Not suitable for children under 36 monthsSee all Product description
From the manufacturer
by Vlaada Chvátil
The two rival spymasters know the secret identities of 25 agents. Their teammates know the agents only by their CODENAMES.
The teams compete to see who can make contact with all of their agents first. Spymasters give one-word clues that can point to multiple words on the board. Their teammates try to guess words of the right colour while avoiding those that belong to the opposing team. And everyone wants to avoid the assassin.
Codenames: win or lose, it’s fun to figure out the clues.
Standard Set Up
Awards & Honours
- 2016 UK Games Expo Best Party Game Winner
- 2016 SXSW Tabletop Game
- 2016 Spiel des Jahres Winner
- 2016 Spiel des Jahres Nominee
- 2016 International Gamers Award - General Strategy: Multi-player Nominee
- 2016 Gouden Ludo Best Family Game Nominee
- 2016 Årets Spel Best Adult Game Nominee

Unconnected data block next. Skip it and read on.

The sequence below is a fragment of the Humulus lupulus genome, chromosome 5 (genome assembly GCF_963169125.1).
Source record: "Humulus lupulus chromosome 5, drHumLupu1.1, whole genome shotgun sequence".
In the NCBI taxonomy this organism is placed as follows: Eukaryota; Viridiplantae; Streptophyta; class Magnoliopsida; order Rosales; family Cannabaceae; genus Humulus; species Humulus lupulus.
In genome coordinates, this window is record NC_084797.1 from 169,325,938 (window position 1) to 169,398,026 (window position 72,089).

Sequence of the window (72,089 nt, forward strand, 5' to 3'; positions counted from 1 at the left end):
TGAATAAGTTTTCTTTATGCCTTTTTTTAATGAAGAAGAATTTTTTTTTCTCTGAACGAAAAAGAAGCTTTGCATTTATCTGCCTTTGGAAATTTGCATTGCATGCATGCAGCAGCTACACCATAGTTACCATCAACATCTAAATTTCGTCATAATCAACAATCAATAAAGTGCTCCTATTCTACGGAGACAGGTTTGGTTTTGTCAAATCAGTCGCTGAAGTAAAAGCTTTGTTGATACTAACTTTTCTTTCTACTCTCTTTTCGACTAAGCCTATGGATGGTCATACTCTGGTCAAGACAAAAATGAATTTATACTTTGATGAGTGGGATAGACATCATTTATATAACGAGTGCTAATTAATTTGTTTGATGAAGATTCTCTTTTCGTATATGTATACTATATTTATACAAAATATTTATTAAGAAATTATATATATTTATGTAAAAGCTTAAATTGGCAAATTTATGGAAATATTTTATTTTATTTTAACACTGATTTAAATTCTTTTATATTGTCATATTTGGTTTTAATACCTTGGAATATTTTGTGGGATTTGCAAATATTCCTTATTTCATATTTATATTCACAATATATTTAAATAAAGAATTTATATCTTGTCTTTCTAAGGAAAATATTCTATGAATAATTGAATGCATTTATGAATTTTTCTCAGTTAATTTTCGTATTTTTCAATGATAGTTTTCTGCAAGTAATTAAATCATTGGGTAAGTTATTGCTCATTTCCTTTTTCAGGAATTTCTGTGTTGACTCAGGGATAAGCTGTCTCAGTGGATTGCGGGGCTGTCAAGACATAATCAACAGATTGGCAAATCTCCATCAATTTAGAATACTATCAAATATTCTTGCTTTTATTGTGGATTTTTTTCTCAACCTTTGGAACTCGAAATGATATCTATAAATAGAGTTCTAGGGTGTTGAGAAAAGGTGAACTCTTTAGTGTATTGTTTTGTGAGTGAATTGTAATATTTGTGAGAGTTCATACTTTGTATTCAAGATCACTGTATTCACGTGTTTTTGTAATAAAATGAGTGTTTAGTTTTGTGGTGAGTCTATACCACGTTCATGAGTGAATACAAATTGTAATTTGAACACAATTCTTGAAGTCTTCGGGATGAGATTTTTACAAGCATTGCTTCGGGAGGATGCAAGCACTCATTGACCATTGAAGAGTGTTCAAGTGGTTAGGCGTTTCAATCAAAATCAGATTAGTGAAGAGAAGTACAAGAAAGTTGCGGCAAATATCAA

- 2015 Meeples' Choice Winner
- 2015 Meeples' Choice Winner
- 2015 Jocul Anului în România Beginners Finalist
- 2015 Golden Geek Board Game of the Year Nominee
- 2015 Golden Geek Best Party Board Game Winner
- 2015 Golden Geek Best Party Board Game Nominee
- 2015 Golden Geek Best Innovative Board Game Nominee
- 2015 Golden Geek Best Family Board Game Winner
- 2015 Golden Geek Best Family Board Game Nominee
How it's played
Players split up into two teams of similar size and skill. You need at least four players (two teams of two) for a standard game, although there are 2 and 3 player variants.
Each team chooses one player to be their spymaster. Both spymasters sit on the same side of the table. The other players sit across from their spymasters.They are field operatives.
25 codenames are chosen and placed on the table in a 5-by-5 grid